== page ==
accuracy : Hashizume Bun, the 80-year-old author of "The Day the Sun Fell: I was 14 years old in Hiroshima",was less than 1.5 kilometers from the hypocenter of the explosion.


Chibaguy said...

How is Japan to survive with ambulances running 24/7 (I do not like this phrase)? I cannot go a single day in Chiba nor Tokyo without hearing the sirens all the time. Not one single day. I wish someone had stats on this. People, watch what you eat!

elbows said...

To make better sense of radiation data, especially that which comes out months after the data is collected, we need to keep a better track on weather conditions. Not just the wind direction, but whether it has snowed or rained in a particular place on a particular date.

For example it seems that Tokyo would have received much worse contamination early in the crisis if it had been raining there when the plume arrived, but this was one piece of luck that helped at a time when there was no shortage of bad luck and incompetence.

Anonymous said...

According to the latest from rt.com:

"Radiation blowback: 10 times lethal level registered at Fukushima".

Has anyone background to this report?

Anonymous said...

@anon at 1:15PM, I suggest you read the article not just headline before posting a comment. It's about inside the Containment Vessel of Reactor 2.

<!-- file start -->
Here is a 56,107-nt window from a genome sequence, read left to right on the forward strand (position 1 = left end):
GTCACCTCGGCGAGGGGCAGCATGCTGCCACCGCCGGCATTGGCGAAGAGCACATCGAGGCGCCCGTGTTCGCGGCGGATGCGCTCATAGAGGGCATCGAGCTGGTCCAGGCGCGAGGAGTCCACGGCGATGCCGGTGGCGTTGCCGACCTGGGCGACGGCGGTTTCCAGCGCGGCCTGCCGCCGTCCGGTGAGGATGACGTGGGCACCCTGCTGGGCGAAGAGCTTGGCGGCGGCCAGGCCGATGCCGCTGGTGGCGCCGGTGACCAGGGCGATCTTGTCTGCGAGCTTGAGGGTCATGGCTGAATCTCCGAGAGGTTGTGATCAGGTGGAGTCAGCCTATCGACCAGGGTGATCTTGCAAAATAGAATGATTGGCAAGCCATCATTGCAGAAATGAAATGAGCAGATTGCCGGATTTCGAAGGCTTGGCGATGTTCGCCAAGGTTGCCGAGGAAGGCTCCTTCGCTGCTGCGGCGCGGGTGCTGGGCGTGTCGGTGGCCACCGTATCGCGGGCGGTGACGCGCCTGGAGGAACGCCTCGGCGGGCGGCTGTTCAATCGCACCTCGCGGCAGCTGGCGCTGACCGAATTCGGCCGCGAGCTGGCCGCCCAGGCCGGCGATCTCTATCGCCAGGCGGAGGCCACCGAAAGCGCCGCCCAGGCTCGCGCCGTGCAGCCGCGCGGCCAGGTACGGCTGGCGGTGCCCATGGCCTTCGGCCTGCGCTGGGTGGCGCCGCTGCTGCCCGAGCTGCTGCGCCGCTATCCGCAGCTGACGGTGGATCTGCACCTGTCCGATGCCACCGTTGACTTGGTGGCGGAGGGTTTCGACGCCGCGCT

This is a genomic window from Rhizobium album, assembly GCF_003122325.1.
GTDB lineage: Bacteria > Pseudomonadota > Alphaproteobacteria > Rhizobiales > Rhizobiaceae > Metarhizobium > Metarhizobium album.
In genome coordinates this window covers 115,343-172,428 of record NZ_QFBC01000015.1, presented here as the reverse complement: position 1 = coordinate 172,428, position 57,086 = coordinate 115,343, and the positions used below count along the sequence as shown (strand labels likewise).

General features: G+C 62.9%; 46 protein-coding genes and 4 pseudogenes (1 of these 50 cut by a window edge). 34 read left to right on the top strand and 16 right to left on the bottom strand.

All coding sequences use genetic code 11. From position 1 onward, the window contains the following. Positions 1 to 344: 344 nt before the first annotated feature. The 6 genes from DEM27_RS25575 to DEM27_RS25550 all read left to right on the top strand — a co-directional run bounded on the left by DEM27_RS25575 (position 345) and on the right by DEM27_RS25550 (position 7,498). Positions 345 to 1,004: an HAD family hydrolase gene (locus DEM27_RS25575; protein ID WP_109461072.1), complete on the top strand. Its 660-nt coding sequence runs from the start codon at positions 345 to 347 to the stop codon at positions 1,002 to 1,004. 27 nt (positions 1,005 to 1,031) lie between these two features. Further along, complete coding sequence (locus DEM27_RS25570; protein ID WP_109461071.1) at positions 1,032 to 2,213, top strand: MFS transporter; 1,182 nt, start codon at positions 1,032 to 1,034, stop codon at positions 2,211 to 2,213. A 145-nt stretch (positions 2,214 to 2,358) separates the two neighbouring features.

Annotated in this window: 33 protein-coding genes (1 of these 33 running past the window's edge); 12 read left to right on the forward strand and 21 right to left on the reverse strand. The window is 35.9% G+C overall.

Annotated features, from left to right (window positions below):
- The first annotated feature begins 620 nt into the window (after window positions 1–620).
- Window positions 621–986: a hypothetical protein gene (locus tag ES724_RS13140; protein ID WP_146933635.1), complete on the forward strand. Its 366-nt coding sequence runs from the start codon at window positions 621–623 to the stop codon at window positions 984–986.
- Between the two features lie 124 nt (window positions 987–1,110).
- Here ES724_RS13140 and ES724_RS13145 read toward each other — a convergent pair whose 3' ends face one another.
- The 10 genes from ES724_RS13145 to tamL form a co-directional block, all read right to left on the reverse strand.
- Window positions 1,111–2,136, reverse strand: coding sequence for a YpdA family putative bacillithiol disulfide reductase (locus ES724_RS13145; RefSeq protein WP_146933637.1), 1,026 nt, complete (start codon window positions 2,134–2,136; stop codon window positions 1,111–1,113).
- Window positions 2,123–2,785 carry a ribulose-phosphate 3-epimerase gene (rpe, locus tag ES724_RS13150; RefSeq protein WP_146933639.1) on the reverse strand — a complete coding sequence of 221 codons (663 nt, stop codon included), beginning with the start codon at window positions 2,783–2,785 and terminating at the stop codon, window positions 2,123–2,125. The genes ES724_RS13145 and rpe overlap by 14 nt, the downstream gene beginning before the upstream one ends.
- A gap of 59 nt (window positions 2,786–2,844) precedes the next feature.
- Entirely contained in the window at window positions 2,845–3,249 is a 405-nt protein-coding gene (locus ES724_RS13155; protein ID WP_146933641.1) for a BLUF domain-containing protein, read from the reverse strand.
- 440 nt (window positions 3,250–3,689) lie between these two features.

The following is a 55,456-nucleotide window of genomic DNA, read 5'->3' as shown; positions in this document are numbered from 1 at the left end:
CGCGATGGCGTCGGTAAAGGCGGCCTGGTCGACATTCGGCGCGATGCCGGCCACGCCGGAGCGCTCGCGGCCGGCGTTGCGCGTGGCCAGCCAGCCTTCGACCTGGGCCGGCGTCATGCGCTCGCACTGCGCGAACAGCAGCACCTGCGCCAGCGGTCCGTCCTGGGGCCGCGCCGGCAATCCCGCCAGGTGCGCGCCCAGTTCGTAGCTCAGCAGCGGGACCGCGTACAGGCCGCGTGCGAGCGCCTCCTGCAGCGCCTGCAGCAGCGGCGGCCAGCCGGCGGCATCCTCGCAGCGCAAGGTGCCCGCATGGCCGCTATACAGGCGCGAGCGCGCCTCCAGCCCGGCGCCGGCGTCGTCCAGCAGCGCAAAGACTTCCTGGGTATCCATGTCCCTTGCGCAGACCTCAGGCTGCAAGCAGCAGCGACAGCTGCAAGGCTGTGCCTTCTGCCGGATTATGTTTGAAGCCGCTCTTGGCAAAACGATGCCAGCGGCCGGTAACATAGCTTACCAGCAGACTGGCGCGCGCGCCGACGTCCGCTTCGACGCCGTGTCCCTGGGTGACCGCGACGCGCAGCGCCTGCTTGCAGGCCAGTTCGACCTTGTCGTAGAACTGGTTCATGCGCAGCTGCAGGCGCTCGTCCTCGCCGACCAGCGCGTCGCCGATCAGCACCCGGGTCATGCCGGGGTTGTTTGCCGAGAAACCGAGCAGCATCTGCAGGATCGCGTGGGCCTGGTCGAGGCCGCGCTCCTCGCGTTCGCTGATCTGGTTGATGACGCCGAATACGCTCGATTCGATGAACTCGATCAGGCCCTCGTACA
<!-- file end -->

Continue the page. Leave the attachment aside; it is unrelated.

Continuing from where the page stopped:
Atomfritz said...

@ elbows
Raining down actually is bad...
My cousin was riding home on her bike in Spring 1986 when the highest-radioactive rain from Chernobyl poured over her. (The area where our family lived is the second-most radioactive area in Germany after the Bavarian Forest)
Her child, born 5 years later, got cancer with 16.

I think the weather's main influence is in the time the major releases happen. Just remembering the weather planning for nuclear testing at the NTS. If the wind directed towards California, no testing was conducted. If the weather headed toward Mormon-inhabitated Utah, testing was given green light.

Actually the Utah mormons are in special interest of long-term radiation effect studies, as in this group some common carcinogens like alcohol, nicotine etc aren't much of a co-factor.

But, in long term it's the main climate. Dust is carried over long distances in the dry seasons.
At this point of view it could potentially have actually made some sense having the peasants plow down the upper layer of soil.
But why wasn't then the zone and the highest-contaminated northwestern corridor plowed, where agriculture got forbidden?

Anonymous said...

@anon 1:50pm
It is Mega(=million) Bq per square kilometer, which is equal to Bq per square meter as one square kilometer is one million square meters.
e.g. Shinjuku: Cs-134: ND Cs-137: 8.9 Bq/sqm Other: 11 Bq/sqm

Anonymous said...

Y: 1 MBq/km^2 = 1 10^6 Bq/(1000 m)^2 = 10^6 Bq/(10^3)^2 m^2 = 1 Bq/m^2

Anonymous said...

It is not that bad, translates into 19kBq/sqm.

It is similar to what Southern Bavaria in Germany received following the Chernobyl accident. People are still living there and don't have any health effects. The only restriction is that you don't collect wild mushrooms there anymore, and cannot hunt for wild boars - their meat is too contaminated.